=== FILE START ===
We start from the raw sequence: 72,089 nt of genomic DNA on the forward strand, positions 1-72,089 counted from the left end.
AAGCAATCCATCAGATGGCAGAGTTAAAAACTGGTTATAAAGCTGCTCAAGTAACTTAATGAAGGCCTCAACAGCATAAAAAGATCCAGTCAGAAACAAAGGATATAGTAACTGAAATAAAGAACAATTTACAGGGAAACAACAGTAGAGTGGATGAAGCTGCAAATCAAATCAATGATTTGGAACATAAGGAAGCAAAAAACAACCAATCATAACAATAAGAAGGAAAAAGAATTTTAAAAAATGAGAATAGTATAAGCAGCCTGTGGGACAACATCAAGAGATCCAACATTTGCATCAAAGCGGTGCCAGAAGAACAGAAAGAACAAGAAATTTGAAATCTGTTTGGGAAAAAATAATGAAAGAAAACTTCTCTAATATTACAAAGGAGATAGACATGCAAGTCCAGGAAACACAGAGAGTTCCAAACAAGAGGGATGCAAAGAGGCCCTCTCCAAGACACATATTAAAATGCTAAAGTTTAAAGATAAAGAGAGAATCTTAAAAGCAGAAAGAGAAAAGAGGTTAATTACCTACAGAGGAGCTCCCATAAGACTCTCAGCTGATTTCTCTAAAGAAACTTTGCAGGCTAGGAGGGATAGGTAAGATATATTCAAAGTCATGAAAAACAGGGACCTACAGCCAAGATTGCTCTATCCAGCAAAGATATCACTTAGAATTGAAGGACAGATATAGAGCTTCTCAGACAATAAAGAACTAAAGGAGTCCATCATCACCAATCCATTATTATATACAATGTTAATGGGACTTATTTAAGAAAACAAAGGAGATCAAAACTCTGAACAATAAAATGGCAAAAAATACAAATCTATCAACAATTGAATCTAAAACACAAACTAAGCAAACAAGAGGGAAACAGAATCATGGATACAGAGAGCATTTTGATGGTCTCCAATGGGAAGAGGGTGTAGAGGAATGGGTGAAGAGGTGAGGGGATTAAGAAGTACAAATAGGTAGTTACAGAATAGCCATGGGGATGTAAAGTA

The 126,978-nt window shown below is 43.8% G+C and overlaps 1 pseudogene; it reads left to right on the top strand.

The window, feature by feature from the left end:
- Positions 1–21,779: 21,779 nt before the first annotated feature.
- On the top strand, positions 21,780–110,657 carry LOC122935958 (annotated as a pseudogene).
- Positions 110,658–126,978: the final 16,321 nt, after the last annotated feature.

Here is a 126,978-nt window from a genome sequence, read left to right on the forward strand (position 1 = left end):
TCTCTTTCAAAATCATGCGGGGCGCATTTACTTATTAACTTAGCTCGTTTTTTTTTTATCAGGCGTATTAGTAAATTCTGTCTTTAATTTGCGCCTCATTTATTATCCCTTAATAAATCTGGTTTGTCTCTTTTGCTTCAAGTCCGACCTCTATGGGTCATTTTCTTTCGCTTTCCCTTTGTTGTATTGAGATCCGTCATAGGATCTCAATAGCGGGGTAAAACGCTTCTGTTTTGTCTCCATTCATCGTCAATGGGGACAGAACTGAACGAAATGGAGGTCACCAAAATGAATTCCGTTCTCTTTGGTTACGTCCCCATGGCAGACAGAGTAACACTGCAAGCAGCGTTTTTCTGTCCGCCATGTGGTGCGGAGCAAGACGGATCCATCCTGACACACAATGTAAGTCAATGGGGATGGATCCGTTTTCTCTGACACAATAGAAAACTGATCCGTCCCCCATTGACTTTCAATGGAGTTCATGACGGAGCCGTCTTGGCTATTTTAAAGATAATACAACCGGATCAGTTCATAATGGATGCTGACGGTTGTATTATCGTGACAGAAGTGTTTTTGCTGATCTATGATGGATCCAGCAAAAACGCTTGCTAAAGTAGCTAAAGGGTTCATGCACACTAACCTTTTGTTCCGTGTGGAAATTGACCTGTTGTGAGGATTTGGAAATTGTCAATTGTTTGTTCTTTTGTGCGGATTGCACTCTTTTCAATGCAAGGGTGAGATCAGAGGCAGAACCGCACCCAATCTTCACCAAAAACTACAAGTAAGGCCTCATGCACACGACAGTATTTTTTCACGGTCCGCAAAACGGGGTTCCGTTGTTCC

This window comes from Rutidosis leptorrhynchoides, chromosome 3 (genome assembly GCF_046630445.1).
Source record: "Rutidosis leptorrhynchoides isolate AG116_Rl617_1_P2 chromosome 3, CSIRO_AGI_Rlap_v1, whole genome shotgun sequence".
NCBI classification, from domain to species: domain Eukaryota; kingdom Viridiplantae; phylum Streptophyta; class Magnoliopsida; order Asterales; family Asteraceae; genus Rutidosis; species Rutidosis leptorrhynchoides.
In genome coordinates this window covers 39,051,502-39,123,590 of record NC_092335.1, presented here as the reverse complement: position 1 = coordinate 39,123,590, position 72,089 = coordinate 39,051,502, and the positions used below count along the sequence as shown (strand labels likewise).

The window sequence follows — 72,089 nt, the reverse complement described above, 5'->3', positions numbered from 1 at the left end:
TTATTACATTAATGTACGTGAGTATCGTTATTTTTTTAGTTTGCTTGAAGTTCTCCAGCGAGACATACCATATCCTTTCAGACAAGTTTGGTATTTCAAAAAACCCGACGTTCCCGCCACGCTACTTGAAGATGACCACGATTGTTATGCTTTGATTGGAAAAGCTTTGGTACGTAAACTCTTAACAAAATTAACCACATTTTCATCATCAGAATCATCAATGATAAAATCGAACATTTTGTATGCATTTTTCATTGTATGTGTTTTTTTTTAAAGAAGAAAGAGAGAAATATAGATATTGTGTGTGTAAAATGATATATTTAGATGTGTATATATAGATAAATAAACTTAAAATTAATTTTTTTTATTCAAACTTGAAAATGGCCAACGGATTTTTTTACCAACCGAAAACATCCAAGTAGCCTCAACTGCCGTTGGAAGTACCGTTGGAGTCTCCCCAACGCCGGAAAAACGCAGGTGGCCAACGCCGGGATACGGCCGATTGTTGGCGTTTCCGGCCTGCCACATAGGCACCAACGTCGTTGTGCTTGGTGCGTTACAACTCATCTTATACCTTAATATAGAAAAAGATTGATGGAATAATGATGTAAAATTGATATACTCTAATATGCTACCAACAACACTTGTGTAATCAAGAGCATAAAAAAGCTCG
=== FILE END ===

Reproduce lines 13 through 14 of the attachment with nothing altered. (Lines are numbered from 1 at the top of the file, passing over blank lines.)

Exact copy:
In genome coordinates this window covers 39,051,502-39,123,590 of record NC_092335.1, presented here as the reverse complement: position 1 = coordinate 39,123,590, position 72,089 = coordinate 39,051,502, and the positions used below count along the sequence as shown (strand labels likewise).

The window sequence follows — 72,089 nt, the reverse complement described above, 5'->3', positions numbered from 1 at the left end: